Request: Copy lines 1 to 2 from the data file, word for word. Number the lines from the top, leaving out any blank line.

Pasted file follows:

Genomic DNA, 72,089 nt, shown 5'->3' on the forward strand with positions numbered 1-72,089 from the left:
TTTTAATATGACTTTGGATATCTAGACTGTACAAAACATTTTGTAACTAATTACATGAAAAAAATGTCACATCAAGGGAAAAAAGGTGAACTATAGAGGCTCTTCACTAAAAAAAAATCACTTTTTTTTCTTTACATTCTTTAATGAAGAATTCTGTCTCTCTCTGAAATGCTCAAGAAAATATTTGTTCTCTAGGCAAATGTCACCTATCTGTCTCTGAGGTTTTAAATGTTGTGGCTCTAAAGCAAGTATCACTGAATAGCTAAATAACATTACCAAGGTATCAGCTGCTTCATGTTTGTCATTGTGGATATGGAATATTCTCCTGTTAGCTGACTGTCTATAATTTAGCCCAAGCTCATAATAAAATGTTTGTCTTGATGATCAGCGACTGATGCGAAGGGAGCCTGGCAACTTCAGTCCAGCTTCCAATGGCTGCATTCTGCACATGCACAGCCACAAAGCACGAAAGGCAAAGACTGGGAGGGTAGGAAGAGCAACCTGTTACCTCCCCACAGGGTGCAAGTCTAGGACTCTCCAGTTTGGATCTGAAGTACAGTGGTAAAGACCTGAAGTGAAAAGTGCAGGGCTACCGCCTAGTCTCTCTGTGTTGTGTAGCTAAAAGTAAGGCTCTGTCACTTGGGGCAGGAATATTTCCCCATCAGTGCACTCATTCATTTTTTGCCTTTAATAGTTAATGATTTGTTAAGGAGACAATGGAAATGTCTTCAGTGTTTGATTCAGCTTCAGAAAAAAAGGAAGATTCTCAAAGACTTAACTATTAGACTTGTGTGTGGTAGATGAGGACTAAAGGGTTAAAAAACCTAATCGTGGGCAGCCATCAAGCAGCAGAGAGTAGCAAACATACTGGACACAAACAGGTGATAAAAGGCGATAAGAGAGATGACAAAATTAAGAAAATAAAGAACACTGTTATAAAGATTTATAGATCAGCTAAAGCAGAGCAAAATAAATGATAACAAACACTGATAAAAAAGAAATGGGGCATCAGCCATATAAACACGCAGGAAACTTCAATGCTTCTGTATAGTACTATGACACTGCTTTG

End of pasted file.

Genomic DNA, 72,089 nt, shown 5'->3' on the forward strand with positions numbered 1-72,089 from the left:
TTTTAATATGACTTTGGATATCTAGACTGTACAAAACATTTTGTAACTAATTACATGAAAAAAATGTCACATCAAGGGAAAAAAGGTGAACTATAGAGGCTCTTCACTAAAAAAAAATCACTTTTTTTTCTTTACATTCTTTAATGAAGAATTCTGTCTCTCTCTGAAATGCTCAAGAAAATATTTGTTCTCTAGGCAAATGTCACCTATCTGTCTCTGAGGTTTTAAATGTTGTGGCTCTAAAGCAAGTATCACTGAATAGCTAAATAACATTACCAAGGTATCAGCTGCTTCATGTTTGTCATTGTGGATATGGAATATTCTCCTGTTAGCTGACTGTCTATAATTTAGCCCAAGCTCATAATAAAATGTTTGTCTTGATGATCAGCGACTGATGCGAAGGGAGCCTGGCAACTTCAGTCCAGCTTCCAATGGCTGCATTCTGCACATGCACAGCCACAAAGCACGAAAGGCAAAGACTGGGAGGGTAGGAAGAGCAACCTGTTACCTCCCCACAGGGTGCAAGTCTAGGACTCTCCAGTTTGGATCTGAAGTACAGTGGTAAAGACCTGAAGTGAAAAGTGCAGGGCTACCGCCTAGTCTCTCTGTGTTGTGTAGCTAAAAGTAAGGCTCTGTCACTTGGGGCAGGAATATTTCCCCATCAGTGCACTCATTCATTTTTTGCCTTTAATAGTTAATGATTTGTTAAGGAGACAATGGAAATGTCTTCAGTGTTTGATTCAGCTTCAGAAAAAAAGGAAGATTCTCAAAGACTTAACTATTAGACTTGTGTGTGGTAGATGAGGACTAAAGGGTTAAAAAACCTAATCGTGGGCAGCCATCAAGCAGCAGAGAGTAGCAAACATACTGGACACAAACAGGTGATAAAAGGCGATAAGAGAGATGACAAAATTAAGAAAATAAAGAACACTGTTATAAAGATTTATAGATCAGCTAAAGCAGAGCAAAATAAATGATAACAAACACTGATAAAAAAGAAATGGGGCATCAGCCATATAAACACGCAGGAAACTTCAATGCTTCTGTATAGTACTATGACACTGCTTTG